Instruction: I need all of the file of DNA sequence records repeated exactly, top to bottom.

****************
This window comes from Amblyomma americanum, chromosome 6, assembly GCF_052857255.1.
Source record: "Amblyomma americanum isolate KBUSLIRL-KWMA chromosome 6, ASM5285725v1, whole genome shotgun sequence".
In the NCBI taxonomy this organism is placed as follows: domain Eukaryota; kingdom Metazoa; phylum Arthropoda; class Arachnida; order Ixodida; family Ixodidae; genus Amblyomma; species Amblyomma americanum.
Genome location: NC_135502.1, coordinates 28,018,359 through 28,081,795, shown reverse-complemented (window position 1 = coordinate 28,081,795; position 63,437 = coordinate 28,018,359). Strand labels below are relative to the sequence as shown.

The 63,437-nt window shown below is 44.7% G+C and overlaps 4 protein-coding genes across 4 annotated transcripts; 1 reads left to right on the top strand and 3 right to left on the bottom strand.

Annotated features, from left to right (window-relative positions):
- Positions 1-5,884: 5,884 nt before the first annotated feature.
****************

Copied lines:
This window comes from Amblyomma americanum, chromosome 6, assembly GCF_052857255.1.
Source record: "Amblyomma americanum isolate KBUSLIRL-KWMA chromosome 6, ASM5285725v1, whole genome shotgun sequence".
In the NCBI taxonomy this organism is placed as follows: domain Eukaryota; kingdom Metazoa; phylum Arthropoda; class Arachnida; order Ixodida; family Ixodidae; genus Amblyomma; species Amblyomma americanum.
Genome location: NC_135502.1, coordinates 28,018,359 through 28,081,795, shown reverse-complemented (window position 1 = coordinate 28,081,795; position 63,437 = coordinate 28,018,359). Strand labels below are relative to the sequence as shown.

The 63,437-nt window shown below is 44.7% G+C and overlaps 4 protein-coding genes across 4 annotated transcripts; 1 reads left to right on the top strand and 3 right to left on the bottom strand.

Annotated features, from left to right (window-relative positions):
- Positions 1-5,884: 5,884 nt before the first annotated feature.